A UK Government Minister has issued a message to the people of Wales about changes to elections and voting.
The Government plans to make it mandatory for voters to produce photo identification before they can cast their ballots.
Critics have said this risks discriminating against disadvantaged groups – including the elderly as well as ethnic minorities.
But, in response, Chloe Smith, UK Minister of State for the Constitution and Devolution, said the changes will help ensure the election process is secure, fair, transparent and up-to-date.
She told Wales Online: “To me, democracy is both a right and a responsibility. It is our right to have an equal voice in shaping society and speaking freely for what we believe in. And crucially, it is our responsibility to listen to and learn from the needs of our communities to ensure voters are confident that their voices are heard.
“But what happens if one person’s voice can be stifled, silenced or even stolen? Why should a criminal have two votes, having stolen one from someone else? That is why we must keep our electoral system safe, so that everyone eligible to vote can exercise their right freely and securely.
“Next week, the Elections Bill will be debated in the House of Commons. Delivering on a UK-wide manifesto commitment, the Bill will strengthen the integrity of elections. It will update electoral law, to ensure our democracy remains secure, fair, modern and transparent.
“Currently, you need only say your name and address at the polling station to vote. This Victorian test can easily be faked, leaving the potential for a person to cast someone else’s vote. This kind of electoral fraud is difficult to identify but it is not a victimless crime.
“There’s a reasonable, proportionate fix: require voters to provide photographic identification at the polling station before being handed their ballots. These provisions have existed in Northern Ireland since 2003, helping to stop voter fraud, without compromising the ability of people to vote, and the Bill will extend these sensible checks across the rest of the Union in UK Parliamentary elections.
“After all, identifying ourselves is something we do in most walks of life. The UK Government recently published research showing 98% of electors already own one of the broad range of photographic documents that will be accepted in order to vote. If any elector doesn’t have a form of accepted identification, their local authority will be required, by law, to provide them with a free Voter Card.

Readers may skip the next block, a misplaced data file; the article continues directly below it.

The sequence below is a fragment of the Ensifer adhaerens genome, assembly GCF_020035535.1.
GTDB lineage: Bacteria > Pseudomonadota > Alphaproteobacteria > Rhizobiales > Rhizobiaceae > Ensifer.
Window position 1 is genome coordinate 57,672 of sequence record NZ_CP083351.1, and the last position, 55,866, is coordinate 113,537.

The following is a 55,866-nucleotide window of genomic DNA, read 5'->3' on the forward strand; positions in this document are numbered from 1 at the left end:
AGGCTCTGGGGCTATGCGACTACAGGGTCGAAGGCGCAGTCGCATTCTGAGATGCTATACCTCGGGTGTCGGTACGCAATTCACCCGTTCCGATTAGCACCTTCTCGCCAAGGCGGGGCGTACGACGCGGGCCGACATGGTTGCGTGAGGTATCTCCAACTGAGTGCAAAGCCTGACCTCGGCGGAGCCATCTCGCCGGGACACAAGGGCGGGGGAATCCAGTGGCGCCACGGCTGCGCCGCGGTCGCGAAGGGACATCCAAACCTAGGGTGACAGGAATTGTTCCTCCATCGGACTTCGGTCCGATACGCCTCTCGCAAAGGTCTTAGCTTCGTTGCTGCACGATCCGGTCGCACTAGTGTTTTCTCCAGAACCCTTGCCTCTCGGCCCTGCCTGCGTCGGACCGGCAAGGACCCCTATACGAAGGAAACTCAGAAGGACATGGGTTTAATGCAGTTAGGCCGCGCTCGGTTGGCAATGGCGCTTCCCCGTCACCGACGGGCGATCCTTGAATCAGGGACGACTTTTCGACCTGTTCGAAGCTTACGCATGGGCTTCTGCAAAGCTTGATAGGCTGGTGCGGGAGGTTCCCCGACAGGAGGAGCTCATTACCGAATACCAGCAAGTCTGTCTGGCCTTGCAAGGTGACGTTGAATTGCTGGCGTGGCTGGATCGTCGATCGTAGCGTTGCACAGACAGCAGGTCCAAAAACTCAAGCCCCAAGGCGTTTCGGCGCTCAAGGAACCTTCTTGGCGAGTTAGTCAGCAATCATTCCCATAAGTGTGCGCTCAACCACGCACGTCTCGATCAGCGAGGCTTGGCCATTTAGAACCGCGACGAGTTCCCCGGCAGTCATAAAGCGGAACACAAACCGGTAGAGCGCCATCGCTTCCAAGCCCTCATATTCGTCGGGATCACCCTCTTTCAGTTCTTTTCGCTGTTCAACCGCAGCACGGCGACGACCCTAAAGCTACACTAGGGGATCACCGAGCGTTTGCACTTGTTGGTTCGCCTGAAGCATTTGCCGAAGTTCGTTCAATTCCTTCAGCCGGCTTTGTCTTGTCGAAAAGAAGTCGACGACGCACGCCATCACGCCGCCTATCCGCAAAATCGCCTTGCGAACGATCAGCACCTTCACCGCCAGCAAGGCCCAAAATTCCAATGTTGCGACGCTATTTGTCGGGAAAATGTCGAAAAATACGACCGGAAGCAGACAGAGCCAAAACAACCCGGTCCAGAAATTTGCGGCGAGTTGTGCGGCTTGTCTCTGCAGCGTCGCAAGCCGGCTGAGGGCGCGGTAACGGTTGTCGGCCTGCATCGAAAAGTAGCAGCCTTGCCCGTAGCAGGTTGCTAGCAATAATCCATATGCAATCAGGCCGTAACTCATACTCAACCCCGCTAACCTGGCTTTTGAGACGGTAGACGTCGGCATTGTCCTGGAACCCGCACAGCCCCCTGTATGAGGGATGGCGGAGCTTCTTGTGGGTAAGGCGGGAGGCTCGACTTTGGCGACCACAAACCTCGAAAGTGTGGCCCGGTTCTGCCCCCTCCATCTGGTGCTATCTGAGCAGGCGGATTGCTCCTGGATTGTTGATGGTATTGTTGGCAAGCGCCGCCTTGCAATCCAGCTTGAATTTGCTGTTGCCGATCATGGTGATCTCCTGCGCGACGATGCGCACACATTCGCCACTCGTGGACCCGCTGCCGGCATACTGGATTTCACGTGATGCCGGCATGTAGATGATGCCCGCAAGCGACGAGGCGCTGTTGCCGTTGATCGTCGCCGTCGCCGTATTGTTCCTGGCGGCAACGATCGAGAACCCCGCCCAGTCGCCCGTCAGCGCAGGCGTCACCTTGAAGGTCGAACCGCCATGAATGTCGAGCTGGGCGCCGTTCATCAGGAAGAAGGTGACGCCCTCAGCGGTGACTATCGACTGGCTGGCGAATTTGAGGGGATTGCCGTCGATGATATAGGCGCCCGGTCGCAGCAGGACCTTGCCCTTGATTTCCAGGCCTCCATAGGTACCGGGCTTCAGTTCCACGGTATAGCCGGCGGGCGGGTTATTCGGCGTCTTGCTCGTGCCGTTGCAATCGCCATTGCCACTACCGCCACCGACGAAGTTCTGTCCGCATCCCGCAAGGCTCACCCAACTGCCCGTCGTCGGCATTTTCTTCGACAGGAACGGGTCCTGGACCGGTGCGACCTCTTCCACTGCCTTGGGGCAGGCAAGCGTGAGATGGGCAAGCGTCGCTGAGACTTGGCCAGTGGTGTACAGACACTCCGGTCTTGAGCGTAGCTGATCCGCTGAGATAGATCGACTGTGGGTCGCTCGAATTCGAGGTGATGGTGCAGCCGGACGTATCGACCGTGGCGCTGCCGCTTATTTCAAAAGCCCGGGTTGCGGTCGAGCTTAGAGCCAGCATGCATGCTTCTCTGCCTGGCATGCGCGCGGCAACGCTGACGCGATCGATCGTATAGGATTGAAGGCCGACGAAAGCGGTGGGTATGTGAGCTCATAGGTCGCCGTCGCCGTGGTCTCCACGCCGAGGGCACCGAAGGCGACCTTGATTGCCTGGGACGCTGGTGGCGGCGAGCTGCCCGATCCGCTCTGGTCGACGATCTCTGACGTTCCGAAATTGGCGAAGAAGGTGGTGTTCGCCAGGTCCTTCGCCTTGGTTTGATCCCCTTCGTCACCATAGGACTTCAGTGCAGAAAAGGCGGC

“The Bill protects our democracy in other ways too. It will toughen sanctions for those convicted of intimidating political candidates, campaigners and elected representatives – either in person or online – by barring perpetrators from running for elected office for a period of five years.
“The May elections just this year saw horrific abuse of candidates on social media. In Wales, the impact of intimidation and threats of physical violence led a longstanding politician to stand down from public service altogether after 22 years representing their community.
“We are wholly committed to defending free speech within the law. But abuse, intimidation and violence is never acceptable. New laws will also strengthen action against intimidation of voters, by improving and updating the offence of ‘undue influence’ in electoral law, to prevent people from being coerced into giving up control over their vote. Voters don’t expect violence in our elections.
“And by making it easier for Welsh citizens who have moved abroad to vote in UK Parliamentary General Elections, we will make sure that British citizens and their voices are heard no matter where they live.
“We will also strengthen political finance rules to ensure that only those who have a genuine interest and a right to be involved in our elections can spend money campaigning in them, and that spending limits cannot be unfairly expanded.
“As Minister for the Constitution and Devolution, I take responsibility for all UK Parliamentary General Elections. But of course, devolution means devolved governments in Wales, Scotland and Northern Ireland can make different arrangements.
“Measures in the Bill will apply to some elections and not others. But we’re working together to make sure changes will be clear and practical. The pandemic has proved we are at our best when we work together.
“The Elections Bill will keep our elections secure, fair, transparent and up-to-date, and will ensure democracy across the United Kingdom continues to thrive.”
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